A 2019 White House Report tells us that half a million people are homeless each night in the UnitedStates.In 1992, Dr. Jim Withers began doing street rounds in Pittsburgh, Pennsylvania, bringing medical care to the homeless. Since that time the Street Medicine Institute he founded has grown to become international organization. In 2015, CNN named Dr Withers as one of their “Top Ten Heroes.” How might healthcare best include and serve people living without any shelter?

This episode was recorded on March 16, 2020

Resources referenced in this episode:

COVID-19: Physicians Diving Deep


COVID19 has caused all of us to prepare and it has also demanded something from us. We hear many stories of the technical and resource preparation. In this episode we speak with three physicians from California and Washington state about their preparation and what it has demanded from them. We hear people in frontier territory wanting to offer their best. Some might even call this the crafting of virtue.
Our guests in this episode include:

  • Dr. Bethany Kapp, dual boarded in Emergency Medicine and Palliative Medicine, CHI Franciscan, Tacoma, WA
  • Dr. Mojdeh Talebian, pulmonologist and ICU physician, System Medical Director Critical Care, Director ICU & Pulmonary Services, Sequoia Hospital Redwood City, CA
  • Dr. Anita Chandrasena, pulmonologist, Chief Medical Officer, Northern California Division-Bay Area, CommonSpirit Health, Redwood City, CA

Three physicians, responding to COVID19… and diving deep.

This episode was recorded on April 1st, 2020

COVID-19: The Ethical Landscape

On March 11, the World Health Organization (WHO) declared COVID-19 a pandemic, pointing to the over 118,000 cases of the coronavirus illness in over 110 countries and territories around the world and the sustained risk of further global spread. To discuss some of the ethical issues regarding COVID-19 we are joined by Dr. Ken Iserson and Becket Gremmels. This episode was recorded on Friday March 20, 2020.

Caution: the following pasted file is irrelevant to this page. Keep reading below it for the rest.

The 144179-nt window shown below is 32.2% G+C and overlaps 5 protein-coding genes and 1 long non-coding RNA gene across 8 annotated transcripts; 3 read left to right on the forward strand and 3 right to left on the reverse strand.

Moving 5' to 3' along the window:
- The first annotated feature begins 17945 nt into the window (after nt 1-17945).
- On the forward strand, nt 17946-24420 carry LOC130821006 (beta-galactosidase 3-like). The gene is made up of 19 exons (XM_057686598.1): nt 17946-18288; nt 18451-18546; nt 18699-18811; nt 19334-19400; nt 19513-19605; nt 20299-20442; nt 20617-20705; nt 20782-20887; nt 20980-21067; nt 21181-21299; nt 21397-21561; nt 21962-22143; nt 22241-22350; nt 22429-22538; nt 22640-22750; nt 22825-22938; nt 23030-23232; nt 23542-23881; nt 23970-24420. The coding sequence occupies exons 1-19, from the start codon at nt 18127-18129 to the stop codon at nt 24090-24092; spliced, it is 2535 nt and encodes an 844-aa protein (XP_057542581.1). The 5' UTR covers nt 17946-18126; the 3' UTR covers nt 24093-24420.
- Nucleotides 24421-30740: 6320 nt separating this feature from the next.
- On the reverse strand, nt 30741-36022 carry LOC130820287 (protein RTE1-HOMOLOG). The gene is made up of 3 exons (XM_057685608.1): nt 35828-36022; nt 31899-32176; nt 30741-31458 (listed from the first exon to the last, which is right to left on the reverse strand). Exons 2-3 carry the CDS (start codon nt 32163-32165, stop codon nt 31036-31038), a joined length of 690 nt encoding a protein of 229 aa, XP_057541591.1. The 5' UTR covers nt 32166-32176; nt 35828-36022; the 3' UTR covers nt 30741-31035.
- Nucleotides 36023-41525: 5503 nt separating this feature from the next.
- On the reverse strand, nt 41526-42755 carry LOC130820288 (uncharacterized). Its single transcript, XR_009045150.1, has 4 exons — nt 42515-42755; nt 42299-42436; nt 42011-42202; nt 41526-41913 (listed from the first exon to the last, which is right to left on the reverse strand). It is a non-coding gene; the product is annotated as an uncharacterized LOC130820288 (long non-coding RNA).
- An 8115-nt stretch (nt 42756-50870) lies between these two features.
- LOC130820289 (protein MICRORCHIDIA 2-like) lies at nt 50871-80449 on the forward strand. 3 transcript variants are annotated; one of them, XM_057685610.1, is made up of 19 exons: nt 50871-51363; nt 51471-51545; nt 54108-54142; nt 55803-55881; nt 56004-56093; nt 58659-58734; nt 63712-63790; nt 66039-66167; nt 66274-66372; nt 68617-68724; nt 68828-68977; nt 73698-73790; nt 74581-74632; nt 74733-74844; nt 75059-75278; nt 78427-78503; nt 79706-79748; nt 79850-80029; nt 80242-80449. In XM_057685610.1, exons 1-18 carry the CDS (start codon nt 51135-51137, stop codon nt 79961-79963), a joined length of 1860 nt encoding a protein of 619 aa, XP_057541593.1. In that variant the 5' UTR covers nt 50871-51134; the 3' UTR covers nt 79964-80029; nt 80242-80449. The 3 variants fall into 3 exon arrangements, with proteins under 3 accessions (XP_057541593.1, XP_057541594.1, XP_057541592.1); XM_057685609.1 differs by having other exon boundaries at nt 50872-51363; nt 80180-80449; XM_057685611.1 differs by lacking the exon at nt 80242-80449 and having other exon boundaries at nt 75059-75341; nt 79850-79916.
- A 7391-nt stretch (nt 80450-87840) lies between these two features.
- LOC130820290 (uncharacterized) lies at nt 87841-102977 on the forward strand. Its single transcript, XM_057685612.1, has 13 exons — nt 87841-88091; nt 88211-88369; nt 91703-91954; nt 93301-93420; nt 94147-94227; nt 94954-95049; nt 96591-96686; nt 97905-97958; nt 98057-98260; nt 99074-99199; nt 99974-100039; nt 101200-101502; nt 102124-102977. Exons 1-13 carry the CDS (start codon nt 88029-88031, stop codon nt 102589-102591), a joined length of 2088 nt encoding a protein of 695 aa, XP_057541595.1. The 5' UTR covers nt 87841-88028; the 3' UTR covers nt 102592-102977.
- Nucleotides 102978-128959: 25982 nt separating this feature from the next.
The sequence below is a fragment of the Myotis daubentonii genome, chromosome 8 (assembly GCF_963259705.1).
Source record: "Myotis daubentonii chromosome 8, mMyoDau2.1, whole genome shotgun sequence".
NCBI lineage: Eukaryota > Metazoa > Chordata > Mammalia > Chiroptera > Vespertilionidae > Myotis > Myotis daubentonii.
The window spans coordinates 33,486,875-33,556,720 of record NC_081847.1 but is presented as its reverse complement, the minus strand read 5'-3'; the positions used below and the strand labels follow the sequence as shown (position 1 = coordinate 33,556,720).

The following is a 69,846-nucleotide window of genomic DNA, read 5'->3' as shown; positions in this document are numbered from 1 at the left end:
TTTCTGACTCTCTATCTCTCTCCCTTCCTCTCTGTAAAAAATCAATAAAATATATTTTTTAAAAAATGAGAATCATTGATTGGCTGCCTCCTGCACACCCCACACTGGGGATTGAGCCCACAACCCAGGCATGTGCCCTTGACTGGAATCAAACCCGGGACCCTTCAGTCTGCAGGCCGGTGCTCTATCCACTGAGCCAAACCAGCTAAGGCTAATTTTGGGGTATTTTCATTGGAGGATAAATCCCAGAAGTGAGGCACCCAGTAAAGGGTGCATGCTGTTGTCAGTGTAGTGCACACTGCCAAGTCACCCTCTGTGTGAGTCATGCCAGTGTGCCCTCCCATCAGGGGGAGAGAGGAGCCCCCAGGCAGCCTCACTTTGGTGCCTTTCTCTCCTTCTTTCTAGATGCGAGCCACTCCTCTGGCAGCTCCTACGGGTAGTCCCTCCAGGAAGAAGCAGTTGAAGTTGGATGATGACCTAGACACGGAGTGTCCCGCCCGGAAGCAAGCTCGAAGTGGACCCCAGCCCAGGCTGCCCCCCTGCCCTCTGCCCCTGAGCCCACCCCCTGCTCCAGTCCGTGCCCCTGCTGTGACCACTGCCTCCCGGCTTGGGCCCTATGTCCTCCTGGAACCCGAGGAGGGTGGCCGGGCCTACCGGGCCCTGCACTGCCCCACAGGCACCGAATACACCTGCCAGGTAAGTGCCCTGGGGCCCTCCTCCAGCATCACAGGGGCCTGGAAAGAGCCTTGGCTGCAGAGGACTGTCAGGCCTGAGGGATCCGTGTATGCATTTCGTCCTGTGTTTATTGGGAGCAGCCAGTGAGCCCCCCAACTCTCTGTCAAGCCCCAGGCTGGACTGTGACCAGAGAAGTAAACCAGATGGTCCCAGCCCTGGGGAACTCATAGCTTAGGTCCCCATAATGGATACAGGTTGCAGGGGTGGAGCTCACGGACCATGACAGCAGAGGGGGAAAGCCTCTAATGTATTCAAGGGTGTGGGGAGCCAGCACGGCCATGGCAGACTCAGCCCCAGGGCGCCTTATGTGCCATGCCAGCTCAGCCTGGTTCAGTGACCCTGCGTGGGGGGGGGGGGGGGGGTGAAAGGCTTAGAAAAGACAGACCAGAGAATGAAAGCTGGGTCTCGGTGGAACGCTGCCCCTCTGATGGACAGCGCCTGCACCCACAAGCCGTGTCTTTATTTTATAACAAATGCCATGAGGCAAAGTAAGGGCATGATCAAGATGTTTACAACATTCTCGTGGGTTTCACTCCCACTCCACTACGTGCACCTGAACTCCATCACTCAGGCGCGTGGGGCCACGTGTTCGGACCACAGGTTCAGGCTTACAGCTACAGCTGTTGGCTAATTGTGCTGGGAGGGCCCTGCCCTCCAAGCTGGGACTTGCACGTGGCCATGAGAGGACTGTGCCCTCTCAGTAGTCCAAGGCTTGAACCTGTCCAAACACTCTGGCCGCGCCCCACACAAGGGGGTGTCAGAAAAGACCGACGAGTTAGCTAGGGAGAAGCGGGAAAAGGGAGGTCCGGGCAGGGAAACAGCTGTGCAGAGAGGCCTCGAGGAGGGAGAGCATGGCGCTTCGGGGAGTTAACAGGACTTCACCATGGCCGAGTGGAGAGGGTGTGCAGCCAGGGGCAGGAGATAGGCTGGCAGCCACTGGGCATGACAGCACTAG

Our guests in this episode include:

  • Dr. Ken Iserson, Professor Emeritus of Emergency Medicine at The University of Arizona, Medical Director (Emeritus) of the Southern Arizona Rescue Association (search & rescue), a Supervisory Physician with Arizona’s Disaster Medical Assistance Team (AZ-1), and a member of the American Red Cross disaster response team.
  • Becket Gremmels, System Director of Ethics for CHRISTUS Health based in Irving, Texas. CHRISTUS Health can be found in 60 US cities and is comprised of 60 hospitals and long-term care facilities, as well as 175 clinics and outpatient centers.

Additional resources relating to or referenced in this episode:

Undocumented Patients: Two Journeys

We hear many stories these days about immigration. Certainly, healthcare workers see undocumented individuals in Emergency Rooms or clinics. What is that experience like of being undocumented and needing healthcare? What would be helpful for clinicians to know? Does healthcare ethics have something to say on this topic? Today we hear from two healthcare leaders on these issues. One, who was an undocumented person and who later became a physician in the United States, and the other is the healthcare leader who supported her journey.

Our guests in this episode include:

  • Mark G. Kuczewski, PhD, is the Fr. Michael I. English, S.J., Professor of Medical Ethics and also Director of the Neiswanger Institute for Bioethics and Health Policy at Loyola University, Chicago